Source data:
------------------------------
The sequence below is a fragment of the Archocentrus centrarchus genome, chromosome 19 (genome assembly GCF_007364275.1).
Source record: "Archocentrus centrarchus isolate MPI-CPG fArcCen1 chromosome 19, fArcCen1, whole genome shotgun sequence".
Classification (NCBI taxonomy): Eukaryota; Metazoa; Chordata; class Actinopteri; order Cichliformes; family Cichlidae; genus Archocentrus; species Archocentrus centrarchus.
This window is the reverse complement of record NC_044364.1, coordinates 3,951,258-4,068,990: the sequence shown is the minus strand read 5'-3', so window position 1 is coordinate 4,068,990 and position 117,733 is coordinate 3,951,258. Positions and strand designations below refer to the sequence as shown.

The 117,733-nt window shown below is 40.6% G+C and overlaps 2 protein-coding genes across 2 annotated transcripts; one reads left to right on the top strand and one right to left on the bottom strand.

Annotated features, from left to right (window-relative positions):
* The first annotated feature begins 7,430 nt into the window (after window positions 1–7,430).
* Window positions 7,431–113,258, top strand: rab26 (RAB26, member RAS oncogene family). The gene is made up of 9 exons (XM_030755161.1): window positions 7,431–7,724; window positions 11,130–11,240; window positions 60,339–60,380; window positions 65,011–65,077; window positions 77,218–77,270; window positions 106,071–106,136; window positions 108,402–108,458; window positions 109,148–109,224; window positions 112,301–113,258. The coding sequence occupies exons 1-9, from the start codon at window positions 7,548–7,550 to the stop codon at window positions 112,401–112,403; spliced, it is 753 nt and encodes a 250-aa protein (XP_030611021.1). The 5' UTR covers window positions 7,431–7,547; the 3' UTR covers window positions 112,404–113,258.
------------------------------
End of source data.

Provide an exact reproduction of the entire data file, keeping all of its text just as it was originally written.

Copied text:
The sequence below is a fragment of the Archocentrus centrarchus genome, chromosome 19 (genome assembly GCF_007364275.1).
Source record: "Archocentrus centrarchus isolate MPI-CPG fArcCen1 chromosome 19, fArcCen1, whole genome shotgun sequence".
Classification (NCBI taxonomy): Eukaryota; Metazoa; Chordata; class Actinopteri; order Cichliformes; family Cichlidae; genus Archocentrus; species Archocentrus centrarchus.
This window is the reverse complement of record NC_044364.1, coordinates 3,951,258-4,068,990: the sequence shown is the minus strand read 5'-3', so window position 1 is coordinate 4,068,990 and position 117,733 is coordinate 3,951,258. Positions and strand designations below refer to the sequence as shown.

The 117,733-nt window shown below is 40.6% G+C and overlaps 2 protein-coding genes across 2 annotated transcripts; one reads left to right on the top strand and one right to left on the bottom strand.

Annotated features, from left to right (window-relative positions):
* The first annotated feature begins 7,430 nt into the window (after window positions 1–7,430).
* Window positions 7,431–113,258, top strand: rab26 (RAB26, member RAS oncogene family). The gene is made up of 9 exons (XM_030755161.1): window positions 7,431–7,724; window positions 11,130–11,240; window positions 60,339–60,380; window positions 65,011–65,077; window positions 77,218–77,270; window positions 106,071–106,136; window positions 108,402–108,458; window positions 109,148–109,224; window positions 112,301–113,258. The coding sequence occupies exons 1-9, from the start codon at window positions 7,548–7,550 to the stop codon at window positions 112,401–112,403; spliced, it is 753 nt and encodes a 250-aa protein (XP_030611021.1). The 5' UTR covers window positions 7,431–7,547; the 3' UTR covers window positions 112,404–113,258.